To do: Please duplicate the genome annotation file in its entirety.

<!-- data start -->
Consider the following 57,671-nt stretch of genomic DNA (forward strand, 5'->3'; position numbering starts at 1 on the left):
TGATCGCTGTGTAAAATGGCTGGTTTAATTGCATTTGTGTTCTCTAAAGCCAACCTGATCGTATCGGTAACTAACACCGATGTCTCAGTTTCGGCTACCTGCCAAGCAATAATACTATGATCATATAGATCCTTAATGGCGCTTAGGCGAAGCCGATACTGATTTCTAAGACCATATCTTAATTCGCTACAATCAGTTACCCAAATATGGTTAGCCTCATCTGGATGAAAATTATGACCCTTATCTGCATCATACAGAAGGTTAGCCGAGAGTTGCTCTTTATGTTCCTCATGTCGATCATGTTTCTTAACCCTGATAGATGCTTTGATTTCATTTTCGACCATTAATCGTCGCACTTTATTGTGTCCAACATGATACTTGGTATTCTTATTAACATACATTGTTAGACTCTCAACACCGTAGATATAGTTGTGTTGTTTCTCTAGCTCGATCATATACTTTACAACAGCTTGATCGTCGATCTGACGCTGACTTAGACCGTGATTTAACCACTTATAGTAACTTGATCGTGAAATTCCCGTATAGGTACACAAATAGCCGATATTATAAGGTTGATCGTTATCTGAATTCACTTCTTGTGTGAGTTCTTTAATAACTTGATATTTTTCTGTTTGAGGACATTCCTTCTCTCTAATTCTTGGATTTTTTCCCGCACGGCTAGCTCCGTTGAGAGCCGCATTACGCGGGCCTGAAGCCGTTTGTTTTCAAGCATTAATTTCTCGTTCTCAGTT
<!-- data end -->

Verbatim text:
Consider the following 57,671-nt stretch of genomic DNA (forward strand, 5'->3'; position numbering starts at 1 on the left):
TGATCGCTGTGTAAAATGGCTGGTTTAATTGCATTTGTGTTCTCTAAAGCCAACCTGATCGTATCGGTAACTAACACCGATGTCTCAGTTTCGGCTACCTGCCAAGCAATAATACTATGATCATATAGATCCTTAATGGCGCTTAGGCGAAGCCGATACTGATTTCTAAGACCATATCTTAATTCGCTACAATCAGTTACCCAAATATGGTTAGCCTCATCTGGATGAAAATTATGACCCTTATCTGCATCATACAGAAGGTTAGCCGAGAGTTGCTCTTTATGTTCCTCATGTCGATCATGTTTCTTAACCCTGATAGATGCTTTGATTTCATTTTCGACCATTAATCGTCGCACTTTATTGTGTCCAACATGATACTTGGTATTCTTATTAACATACATTGTTAGACTCTCAACACCGTAGATATAGTTGTGTTGTTTCTCTAGCTCGATCATATACTTTACAACAGCTTGATCGTCGATCTGACGCTGACTTAGACCGTGATTTAACCACTTATAGTAACTTGATCGTGAAATTCCCGTATAGGTACACAAATAGCCGATATTATAAGGTTGATCGTTATCTGAATTCACTTCTTGTGTGAGTTCTTTAATAACTTGATATTTTTCTGTTTGAGGACATTCCTTCTCTCTAATTCTTGGATTTTTTCCCGCACGGCTAGCTCCGTTGAGAGCCGCATTACGCGGGCCTGAAGCCGTTTGTTTTCAAGCATTAATTTCTCGTTCTCAGTT